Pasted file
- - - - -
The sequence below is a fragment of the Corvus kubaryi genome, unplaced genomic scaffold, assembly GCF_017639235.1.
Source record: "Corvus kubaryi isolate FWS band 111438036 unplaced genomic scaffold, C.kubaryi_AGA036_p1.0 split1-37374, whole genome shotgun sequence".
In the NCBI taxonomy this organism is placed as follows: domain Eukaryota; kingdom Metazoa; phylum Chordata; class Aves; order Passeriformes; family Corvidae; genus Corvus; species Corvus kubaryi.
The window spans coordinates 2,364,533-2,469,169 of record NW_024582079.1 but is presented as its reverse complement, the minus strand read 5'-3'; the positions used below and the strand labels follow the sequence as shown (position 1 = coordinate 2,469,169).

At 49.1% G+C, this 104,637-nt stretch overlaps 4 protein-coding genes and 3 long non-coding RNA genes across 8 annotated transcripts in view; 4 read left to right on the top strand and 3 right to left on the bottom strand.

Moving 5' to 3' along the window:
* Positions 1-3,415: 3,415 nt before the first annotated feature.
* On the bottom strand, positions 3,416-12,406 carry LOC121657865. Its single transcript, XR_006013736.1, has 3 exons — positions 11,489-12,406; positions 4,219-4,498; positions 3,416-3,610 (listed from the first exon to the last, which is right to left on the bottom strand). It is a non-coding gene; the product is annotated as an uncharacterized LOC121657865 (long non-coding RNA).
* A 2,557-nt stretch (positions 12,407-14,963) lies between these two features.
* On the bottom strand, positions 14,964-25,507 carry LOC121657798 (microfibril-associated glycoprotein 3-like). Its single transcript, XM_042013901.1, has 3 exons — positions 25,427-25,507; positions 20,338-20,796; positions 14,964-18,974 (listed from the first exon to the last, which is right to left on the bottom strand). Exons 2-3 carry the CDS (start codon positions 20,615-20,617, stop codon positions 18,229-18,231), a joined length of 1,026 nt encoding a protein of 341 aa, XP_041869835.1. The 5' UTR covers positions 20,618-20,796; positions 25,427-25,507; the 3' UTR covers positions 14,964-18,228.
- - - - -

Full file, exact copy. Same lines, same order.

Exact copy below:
The sequence below is a fragment of the Corvus kubaryi genome, unplaced genomic scaffold, assembly GCF_017639235.1.
Source record: "Corvus kubaryi isolate FWS band 111438036 unplaced genomic scaffold, C.kubaryi_AGA036_p1.0 split1-37374, whole genome shotgun sequence".
In the NCBI taxonomy this organism is placed as follows: domain Eukaryota; kingdom Metazoa; phylum Chordata; class Aves; order Passeriformes; family Corvidae; genus Corvus; species Corvus kubaryi.
The window spans coordinates 2,364,533-2,469,169 of record NW_024582079.1 but is presented as its reverse complement, the minus strand read 5'-3'; the positions used below and the strand labels follow the sequence as shown (position 1 = coordinate 2,469,169).

At 49.1% G+C, this 104,637-nt stretch overlaps 4 protein-coding genes and 3 long non-coding RNA genes across 8 annotated transcripts in view; 4 read left to right on the top strand and 3 right to left on the bottom strand.

Moving 5' to 3' along the window:
* Positions 1-3,415: 3,415 nt before the first annotated feature.
* On the bottom strand, positions 3,416-12,406 carry LOC121657865. Its single transcript, XR_006013736.1, has 3 exons — positions 11,489-12,406; positions 4,219-4,498; positions 3,416-3,610 (listed from the first exon to the last, which is right to left on the bottom strand). It is a non-coding gene; the product is annotated as an uncharacterized LOC121657865 (long non-coding RNA).
* A 2,557-nt stretch (positions 12,407-14,963) lies between these two features.
* On the bottom strand, positions 14,964-25,507 carry LOC121657798 (microfibril-associated glycoprotein 3-like). Its single transcript, XM_042013901.1, has 3 exons — positions 25,427-25,507; positions 20,338-20,796; positions 14,964-18,974 (listed from the first exon to the last, which is right to left on the bottom strand). Exons 2-3 carry the CDS (start codon positions 20,615-20,617, stop codon positions 18,229-18,231), a joined length of 1,026 nt encoding a protein of 341 aa, XP_041869835.1. The 5' UTR covers positions 20,618-20,796; positions 25,427-25,507; the 3' UTR covers positions 14,964-18,228.